The gay community's hurt and anger are justified. I share in those feelings. And I respect the rights of anyone to express their indignation in the form of protest. But I believe there is a better way. Ultimately, this protest will accomplish little beyond a news blip, unless (as in the case of the Stonewall Riots) things get ugly. If belligerence or disrespectful language or violence ensues, the divide between the LDS community and the Gay community will widen, setting back the movement for equality. I firmly believe love, understanding, patience, and above all, visible honest living will be the means of forever securing equal rights for our children.
Thanks for passing the message to me. I wish you nothing but the best. And tonight, if you do choose to protest, please be respectful...and safe.
Thursday, November 6, 2008
WASHINGTON—African-American man Barack Obama, 47, was given the least-desirable job in the entire country Tuesday when he was elected president of the United States of America. In his new high-stress, low-reward position, Obama will be charged with such tasks as completely overhauling the nation's broken-down economy, repairing the crumbling infrastructure, and generally having to please more than 300 million Americans and cater to their every whim on a daily basis. As part of his duties, the black man will have to spend four to eight years cleaning up the messes other people left behind. The job comes with such intense scrutiny and so certain a guarantee of failure that only one other person even bothered applying for it. Said scholar and activist Mark L. Denton, "It just goes to show you that, in this country, a black man still can't catch a break."
Wednesday, November 5, 2008
I recalled a Sunday School lesson from my childhood (way back in the late 70's) where the teacher mentioned that the church discouraged interracial marriage, though her explanation was that people of different backgrounds have a hard time making it work. While it seemed a little odd at the time that skin color constituted a "different background," I didn't think much of it.
Now, with nearly 18,000 marriages about to be arbitrarily dissolved by public referendum and the unmarried gay population barred from the institution, it seems appropriate to examine the church's changing position on interracial marriage. I dug around, found a whole bunch of quotes (including a single website that listed some pretty offensive stuff), and decided that publishing them here would be nothing short of "sour grapes." Suffice it to say, on civil rights matters, the LDS church as an organization tends to be consistently 20 years behind the nation. Anyway instead of sour grapes, here is a quote on civil rights by Elder Hugh B. Brown:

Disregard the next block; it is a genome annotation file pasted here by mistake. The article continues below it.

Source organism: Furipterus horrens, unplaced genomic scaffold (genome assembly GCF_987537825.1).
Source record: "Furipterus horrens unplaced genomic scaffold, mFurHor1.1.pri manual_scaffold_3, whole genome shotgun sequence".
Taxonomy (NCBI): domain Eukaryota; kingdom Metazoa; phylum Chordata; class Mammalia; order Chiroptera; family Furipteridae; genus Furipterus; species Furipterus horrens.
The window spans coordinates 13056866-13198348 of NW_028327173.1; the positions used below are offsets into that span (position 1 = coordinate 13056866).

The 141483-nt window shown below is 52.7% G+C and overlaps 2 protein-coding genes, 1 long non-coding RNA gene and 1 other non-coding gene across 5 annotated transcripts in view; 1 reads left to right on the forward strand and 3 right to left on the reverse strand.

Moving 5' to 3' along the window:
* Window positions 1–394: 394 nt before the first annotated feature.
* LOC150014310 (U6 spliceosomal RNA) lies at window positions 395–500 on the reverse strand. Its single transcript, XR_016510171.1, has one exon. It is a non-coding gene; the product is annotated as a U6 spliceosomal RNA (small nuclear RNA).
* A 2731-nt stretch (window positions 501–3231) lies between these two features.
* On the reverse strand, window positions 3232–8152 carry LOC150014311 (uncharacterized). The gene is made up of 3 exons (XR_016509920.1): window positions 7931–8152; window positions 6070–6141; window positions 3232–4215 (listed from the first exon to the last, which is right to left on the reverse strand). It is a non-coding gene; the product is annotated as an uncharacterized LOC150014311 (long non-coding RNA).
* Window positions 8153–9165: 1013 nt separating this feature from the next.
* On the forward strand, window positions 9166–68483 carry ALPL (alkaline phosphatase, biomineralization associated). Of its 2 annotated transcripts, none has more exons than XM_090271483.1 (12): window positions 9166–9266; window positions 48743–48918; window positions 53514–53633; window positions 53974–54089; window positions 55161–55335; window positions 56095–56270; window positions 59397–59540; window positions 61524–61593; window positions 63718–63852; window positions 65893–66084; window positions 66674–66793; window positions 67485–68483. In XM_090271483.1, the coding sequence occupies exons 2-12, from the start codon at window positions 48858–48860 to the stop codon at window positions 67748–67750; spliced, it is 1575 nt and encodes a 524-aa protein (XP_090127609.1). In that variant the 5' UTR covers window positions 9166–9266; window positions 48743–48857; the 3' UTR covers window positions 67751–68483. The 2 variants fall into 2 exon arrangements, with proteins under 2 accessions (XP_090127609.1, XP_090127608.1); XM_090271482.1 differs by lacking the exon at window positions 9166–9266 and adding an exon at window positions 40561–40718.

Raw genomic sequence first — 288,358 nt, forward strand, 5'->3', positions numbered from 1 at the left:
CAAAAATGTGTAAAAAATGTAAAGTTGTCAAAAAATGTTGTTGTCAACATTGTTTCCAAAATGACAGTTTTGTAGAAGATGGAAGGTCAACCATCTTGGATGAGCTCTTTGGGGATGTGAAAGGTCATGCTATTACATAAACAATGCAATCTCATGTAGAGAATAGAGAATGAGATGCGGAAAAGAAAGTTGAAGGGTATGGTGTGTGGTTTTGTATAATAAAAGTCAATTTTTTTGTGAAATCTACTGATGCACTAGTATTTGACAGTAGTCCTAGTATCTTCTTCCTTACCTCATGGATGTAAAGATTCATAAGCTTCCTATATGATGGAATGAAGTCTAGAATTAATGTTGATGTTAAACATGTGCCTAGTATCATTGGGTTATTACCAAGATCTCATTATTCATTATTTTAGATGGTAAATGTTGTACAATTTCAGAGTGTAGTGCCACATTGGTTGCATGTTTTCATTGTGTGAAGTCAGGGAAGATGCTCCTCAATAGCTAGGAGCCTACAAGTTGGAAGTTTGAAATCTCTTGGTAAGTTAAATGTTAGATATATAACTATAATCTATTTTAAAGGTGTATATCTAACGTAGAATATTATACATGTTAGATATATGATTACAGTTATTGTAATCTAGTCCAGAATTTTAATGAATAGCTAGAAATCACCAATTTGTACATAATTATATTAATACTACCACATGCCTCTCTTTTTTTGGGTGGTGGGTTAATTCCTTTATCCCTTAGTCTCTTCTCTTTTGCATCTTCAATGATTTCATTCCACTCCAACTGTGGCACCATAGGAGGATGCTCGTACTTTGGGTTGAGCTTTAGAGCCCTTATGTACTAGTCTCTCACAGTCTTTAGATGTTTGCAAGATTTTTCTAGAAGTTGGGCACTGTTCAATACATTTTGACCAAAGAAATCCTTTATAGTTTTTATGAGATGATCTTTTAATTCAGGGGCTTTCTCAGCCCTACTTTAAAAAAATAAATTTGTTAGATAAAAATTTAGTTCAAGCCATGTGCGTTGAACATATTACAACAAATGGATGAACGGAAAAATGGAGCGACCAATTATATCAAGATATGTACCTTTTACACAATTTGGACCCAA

"During recent months, both in Salt Lake City and across the nation, considerable interest has been expressed in the position of The Church of Jesus Christ of Latter-day Saints on the matter of civil rights. We would like it to be known that there is in this Church no doctrine, belief, or practice that is intended to deny the enjoyment of full civil rights by any person regardless of race, color, or creed.My heart breaks for our gay brothers and sisters in California whose families have been the victims of the recent capricious actions of the so-called "Christian" community. The gospel of Jesus Christ, in my understanding, is based on love. The LDS church advocates that everyone should be allowed "to worship how, where, or what they may." And Joseph Smith, when asked how he led the church said that he taught the members correct principles and let them govern themselves. For a group of churches to legislate their beliefs on other people is nothing short of a violation of the principles of agency for which LDS people believe "the war in heaven" was waged.
We say again, as we have said many times before, that we believe that all men are the children of the same God and that it is a moral evil for any person or group of persons to deny any human being the rights to gainful employment, to full educational opportunity, and to every privilege of citizenship, just as it is a moral evil to deny him the right to worship according to the dictates of his own conscience.
We have consistently and persistently upheld the Constitution of the United States, and as far as we are concerned this means upholding the constitutional rights of every citizen of the United States.
We call upon all men everywhere, both within and outside the Church, to commit themselves to the establishment of full civil equality for all of God's children. Anything less than this defeats our high ideal of the brotherhood of man." —General Conference, October 6, 1963
How's this for a better approach? Perhaps we should teach our children "correct principles" and let them govern themselves rather than legislate our religious views on each other.
Or better still, let's simply love one another.